People march across the Brooklyn Bridge to protest the planned dissolution of DACA in Manhattan, New York CityReuters

Even as numerous people in the US came out on the streets to protest against the Trump administration's move to revoke the Deferred Action for Childhood Arrivals (DACA) amnesty, it looks like the revocation is turning into quite a row. Now, 15 states and the District of Columbia have sued the Trump admin to block President Donald Trump's plan to cancel the protection to immigrants and deport them.

The lawsuit was filed on Wednesday, September 6, in the Eastern District of New York and the plaintiffs are New York, Washington, Connecticut, District of Columbia, Massachusetts, Hawaii, Delaware, Illinois, New Mexico, Oregon, North Carolina, Iowa, Pennsylvania, Vermont, Rhode Island, and Virginia.

"Ending DACA, whose participants are mostly of Mexican origin, is a culmination of President's Trump's oft-stated commitments — whether personally held, stated to appease some portion of his constituency, or some combination thereof — to punish and disparage people with Mexican roots," the lawsuit said, according to the Associated Press.

The DACA regulation protected about 800,000 undocumented immigrants – known as "dreamers" in the US, who were brought into the country as children, out of which at least 8,000 are said to be Indians. Others are said to be from countries like Mexico, Peru, Honduras, and Guatemala to name a few.

While the Trump administration has often considered them to be illegal immigrants, New York Attorney General Eric T Schneiderman called the move "cruel, shortsighted, inhumane" and added that the decision reflected Trump's bias against Mexicans and Latinos.

New York Attorney General Eric T. Schneiderman announces the filing of a multistate lawsuit to protect DACAReuters

Schneiderman also explained that DACA protected about 42,000 New Yorkers and "They are the best of America." "Dreamers play by the rules. Dreamers work hard. Dreamers pay taxes. For most of them, America is the only home they've ever known. And they deserve to stay here," he noted.

Holly Cooper, co-director of the Immigration Law Clinic at the University of California Davis School of Law, too seems to believe that this is a result of Trump's bias. "Given his past history, pretty explicit statements against people of color and immigrants and people of certain religions, you have a lot of evidence to work with to make this case," she said.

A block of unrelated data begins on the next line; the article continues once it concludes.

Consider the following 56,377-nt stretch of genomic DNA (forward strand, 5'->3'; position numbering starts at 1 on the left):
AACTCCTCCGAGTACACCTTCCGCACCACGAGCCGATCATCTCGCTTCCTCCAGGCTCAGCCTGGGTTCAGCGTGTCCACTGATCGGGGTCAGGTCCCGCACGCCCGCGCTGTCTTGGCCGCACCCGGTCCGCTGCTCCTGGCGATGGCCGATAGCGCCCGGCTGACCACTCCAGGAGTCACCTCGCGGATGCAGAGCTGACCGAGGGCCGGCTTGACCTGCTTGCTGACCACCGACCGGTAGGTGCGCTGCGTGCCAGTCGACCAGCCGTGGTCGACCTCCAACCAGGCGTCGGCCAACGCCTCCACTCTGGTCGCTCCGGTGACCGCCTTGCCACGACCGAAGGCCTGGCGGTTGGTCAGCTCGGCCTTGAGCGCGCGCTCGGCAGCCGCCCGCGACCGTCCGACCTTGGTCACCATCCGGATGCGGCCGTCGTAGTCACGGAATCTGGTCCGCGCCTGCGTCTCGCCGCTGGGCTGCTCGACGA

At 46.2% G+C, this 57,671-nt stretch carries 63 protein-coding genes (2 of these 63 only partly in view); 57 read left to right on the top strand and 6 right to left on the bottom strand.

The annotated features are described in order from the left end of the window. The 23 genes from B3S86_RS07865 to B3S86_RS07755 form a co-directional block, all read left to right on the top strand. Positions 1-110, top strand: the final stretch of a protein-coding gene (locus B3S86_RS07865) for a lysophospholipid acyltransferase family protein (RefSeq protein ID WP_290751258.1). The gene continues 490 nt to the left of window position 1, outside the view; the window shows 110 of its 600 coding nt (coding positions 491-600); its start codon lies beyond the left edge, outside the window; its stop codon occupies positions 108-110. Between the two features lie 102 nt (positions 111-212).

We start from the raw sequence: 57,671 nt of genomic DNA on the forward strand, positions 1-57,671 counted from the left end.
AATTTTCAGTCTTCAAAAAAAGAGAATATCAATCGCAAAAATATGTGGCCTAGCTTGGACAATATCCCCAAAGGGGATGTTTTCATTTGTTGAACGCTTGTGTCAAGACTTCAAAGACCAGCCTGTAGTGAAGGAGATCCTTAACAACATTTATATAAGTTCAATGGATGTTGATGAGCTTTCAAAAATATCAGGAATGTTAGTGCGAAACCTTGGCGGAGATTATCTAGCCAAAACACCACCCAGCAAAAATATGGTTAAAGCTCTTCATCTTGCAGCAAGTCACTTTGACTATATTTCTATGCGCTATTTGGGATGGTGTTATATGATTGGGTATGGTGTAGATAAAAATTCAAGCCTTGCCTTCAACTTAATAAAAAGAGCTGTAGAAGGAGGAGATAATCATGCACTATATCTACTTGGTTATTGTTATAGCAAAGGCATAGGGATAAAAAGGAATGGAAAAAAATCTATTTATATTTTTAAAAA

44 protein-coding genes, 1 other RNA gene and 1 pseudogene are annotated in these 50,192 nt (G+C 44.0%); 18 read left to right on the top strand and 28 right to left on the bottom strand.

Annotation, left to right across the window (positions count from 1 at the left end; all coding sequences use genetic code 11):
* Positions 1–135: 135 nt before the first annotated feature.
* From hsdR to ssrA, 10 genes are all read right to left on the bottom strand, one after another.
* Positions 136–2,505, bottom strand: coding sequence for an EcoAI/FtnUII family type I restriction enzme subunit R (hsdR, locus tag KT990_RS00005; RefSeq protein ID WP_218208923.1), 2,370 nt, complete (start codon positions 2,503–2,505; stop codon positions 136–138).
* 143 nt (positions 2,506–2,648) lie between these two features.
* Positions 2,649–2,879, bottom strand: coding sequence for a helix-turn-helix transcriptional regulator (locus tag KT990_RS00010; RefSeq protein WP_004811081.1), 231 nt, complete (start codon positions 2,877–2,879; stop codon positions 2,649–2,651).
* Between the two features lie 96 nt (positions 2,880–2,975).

The Trump administration's decision was announced by US Attorney General Jeff Sessions on Tuesday. "I am here today to announce that the programme known as DACA (Deferred Action for Children Arrival) that was effectuated under the Obama Administration is being rescinded," the Press Trust of India quoted him as saying.

Immigration activists protest in front of the Justice Department in Washington, U.S., to protest President Trump's decision to end DACAReuters

The Department of Homeland Securities has said that it would not accept new applications under DACA anymore and those with work permits can continue to stay in the US until the expiration of these permits. The immigrants, whose permits expire on March 5, 2018, can apply for a two-year renewal by October 5, failing which they will be considered to be living in the US without a permit and could be deported.

After the decision was announced, former president Barack Obama – DACA was introduced during his tenure – slammed the Trump administration and called the move "wrong," "self-defeating" and "cruel."

Immigration activists kick a statue of U.S. Attorney General Jeff Sessions after they pulled it down in front of the Justice Department in WashingtonReuters

"To target, these young people is wrong, because they have done nothing wrong. It is self-defeating because they want to start new businesses, staff our labs, serve in our military, and otherwise contribute to the country we love. And it is cruel," Obama had said.

"What if our kid's science teacher or our friendly neighbour turns out to be a Dreamer? Where are we supposed to send her? To a country, she doesn't know or remember, with a language she may not even speak?"

He also said that the move was not "required legally" and that it was a "political decision."